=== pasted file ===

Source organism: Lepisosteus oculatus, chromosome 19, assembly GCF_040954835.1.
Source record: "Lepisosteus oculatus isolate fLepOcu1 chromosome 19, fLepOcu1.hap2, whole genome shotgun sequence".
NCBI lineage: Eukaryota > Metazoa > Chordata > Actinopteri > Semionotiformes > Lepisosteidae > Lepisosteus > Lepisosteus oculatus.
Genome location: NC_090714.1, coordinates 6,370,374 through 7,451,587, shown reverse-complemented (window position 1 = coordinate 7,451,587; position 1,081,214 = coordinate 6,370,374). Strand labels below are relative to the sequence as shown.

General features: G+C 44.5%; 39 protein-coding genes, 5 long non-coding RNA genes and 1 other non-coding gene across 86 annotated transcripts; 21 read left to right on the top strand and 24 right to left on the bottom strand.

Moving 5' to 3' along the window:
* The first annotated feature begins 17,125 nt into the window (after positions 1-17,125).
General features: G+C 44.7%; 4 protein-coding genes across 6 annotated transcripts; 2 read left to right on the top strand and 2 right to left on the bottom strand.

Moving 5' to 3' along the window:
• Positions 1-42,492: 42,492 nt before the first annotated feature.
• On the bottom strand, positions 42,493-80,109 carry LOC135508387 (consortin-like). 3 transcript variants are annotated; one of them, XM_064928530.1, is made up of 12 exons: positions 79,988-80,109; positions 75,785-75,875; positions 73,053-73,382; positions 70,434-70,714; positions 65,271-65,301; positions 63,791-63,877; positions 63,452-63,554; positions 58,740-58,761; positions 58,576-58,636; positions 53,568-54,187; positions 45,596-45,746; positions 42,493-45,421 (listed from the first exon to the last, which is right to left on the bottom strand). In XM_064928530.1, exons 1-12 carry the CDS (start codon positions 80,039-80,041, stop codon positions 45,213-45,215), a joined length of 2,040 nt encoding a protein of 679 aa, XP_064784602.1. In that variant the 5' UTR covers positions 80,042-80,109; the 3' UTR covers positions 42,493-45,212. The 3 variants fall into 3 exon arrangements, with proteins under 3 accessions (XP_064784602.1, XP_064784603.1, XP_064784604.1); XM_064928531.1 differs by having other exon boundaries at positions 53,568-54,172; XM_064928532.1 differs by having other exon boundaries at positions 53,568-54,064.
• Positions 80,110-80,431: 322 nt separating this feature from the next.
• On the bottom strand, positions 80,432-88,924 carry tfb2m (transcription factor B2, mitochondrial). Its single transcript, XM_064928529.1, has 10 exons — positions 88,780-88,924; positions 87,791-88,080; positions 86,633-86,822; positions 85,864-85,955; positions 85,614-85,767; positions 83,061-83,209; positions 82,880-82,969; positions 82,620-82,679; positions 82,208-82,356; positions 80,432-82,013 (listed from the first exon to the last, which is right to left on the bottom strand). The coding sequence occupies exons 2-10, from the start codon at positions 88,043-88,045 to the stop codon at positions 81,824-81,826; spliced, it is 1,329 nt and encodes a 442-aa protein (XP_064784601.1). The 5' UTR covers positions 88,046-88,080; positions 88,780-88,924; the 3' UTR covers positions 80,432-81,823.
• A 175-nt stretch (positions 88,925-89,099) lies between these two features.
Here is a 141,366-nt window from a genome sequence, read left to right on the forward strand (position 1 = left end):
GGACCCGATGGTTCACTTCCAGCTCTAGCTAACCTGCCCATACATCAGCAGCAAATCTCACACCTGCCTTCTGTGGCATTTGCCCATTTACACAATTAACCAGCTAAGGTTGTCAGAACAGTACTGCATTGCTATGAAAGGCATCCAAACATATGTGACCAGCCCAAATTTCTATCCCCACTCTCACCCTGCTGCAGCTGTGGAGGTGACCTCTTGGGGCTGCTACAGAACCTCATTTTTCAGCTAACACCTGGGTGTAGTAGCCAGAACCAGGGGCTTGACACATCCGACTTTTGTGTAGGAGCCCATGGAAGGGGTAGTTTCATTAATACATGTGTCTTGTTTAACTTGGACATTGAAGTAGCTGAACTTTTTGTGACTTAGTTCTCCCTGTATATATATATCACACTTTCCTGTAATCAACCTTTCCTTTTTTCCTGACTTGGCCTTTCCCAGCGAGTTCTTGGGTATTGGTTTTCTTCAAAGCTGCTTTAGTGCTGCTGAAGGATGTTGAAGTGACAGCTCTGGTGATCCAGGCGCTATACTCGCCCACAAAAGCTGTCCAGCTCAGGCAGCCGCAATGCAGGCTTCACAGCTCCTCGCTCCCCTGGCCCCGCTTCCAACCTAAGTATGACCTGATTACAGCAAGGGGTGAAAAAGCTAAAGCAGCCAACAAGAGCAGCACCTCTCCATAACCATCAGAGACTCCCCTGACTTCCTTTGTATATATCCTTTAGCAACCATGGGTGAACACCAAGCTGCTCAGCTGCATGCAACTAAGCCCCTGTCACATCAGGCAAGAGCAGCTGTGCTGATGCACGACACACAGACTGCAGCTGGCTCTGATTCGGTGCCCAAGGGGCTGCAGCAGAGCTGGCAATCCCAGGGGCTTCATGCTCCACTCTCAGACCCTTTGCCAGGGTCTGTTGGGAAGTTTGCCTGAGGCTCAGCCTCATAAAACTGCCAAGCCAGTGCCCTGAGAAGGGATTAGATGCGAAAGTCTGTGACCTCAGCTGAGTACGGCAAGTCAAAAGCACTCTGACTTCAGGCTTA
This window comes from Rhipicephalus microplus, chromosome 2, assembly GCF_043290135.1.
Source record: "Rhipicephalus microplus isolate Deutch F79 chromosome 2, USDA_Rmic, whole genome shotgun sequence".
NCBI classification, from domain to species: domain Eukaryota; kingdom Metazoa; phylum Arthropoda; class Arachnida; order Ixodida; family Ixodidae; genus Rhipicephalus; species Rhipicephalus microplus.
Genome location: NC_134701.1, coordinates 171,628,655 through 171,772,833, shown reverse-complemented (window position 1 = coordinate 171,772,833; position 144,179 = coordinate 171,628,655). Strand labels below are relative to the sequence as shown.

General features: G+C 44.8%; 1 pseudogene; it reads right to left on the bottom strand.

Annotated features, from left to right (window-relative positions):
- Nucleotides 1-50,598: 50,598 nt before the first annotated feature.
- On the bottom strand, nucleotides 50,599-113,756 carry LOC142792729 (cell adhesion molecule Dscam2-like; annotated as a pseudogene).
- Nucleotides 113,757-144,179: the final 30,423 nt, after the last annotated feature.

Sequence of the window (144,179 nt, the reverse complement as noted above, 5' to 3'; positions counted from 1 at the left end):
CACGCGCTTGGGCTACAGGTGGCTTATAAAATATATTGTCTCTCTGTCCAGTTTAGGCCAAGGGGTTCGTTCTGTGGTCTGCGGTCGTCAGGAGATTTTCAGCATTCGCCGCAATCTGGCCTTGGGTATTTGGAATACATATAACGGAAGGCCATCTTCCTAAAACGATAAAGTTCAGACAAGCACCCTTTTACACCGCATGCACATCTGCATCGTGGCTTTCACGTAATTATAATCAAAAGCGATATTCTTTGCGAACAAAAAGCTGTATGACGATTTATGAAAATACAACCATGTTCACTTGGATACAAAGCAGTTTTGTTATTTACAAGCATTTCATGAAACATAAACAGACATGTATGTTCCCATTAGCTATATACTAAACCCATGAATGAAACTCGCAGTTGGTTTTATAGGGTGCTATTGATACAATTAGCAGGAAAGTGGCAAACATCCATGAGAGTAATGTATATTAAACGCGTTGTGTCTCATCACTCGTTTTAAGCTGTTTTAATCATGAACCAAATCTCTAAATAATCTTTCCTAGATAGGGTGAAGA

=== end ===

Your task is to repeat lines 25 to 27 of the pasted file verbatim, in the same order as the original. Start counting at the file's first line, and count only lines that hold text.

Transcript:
- Nucleotides 113,757-144,179: the final 30,423 nt, after the last annotated feature.

Sequence of the window (144,179 nt, the reverse complement as noted above, 5' to 3'; positions counted from 1 at the left end):
CACGCGCTTGGGCTACAGGTGGCTTATAAAATATATTGTCTCTCTGTCCAGTTTAGGCCAAGGGGTTCGTTCTGTGGTCTGCGGTCGTCAGGAGATTTTCAGCATTCGCCGCAATCTGGCCTTGGGTATTTGGAATACATATAACGGAAGGCCATCTTCCTAAAACGATAAAGTTCAGACAAGCACCCTTTTACACCGCATGCACATCTGCATCGTGGCTTTCACGTAATTATAATCAAAAGCGATATTCTTTGCGAACAAAAAGCTGTATGACGATTTATGAAAATACAACCATGTTCACTTGGATACAAAGCAGTTTTGTTATTTACAAGCATTTCATGAAACATAAACAGACATGTATGTTCCCATTAGCTATATACTAAACCCATGAATGAAACTCGCAGTTGGTTTTATAGGGTGCTATTGATACAATTAGCAGGAAAGTGGCAAACATCCATGAGAGTAATGTATATTAAACGCGTTGTGTCTCATCACTCGTTTTAAGCTGTTTTAATCATGAACCAAATCTCTAAATAATCTTTCCTAGATAGGGTGAAGA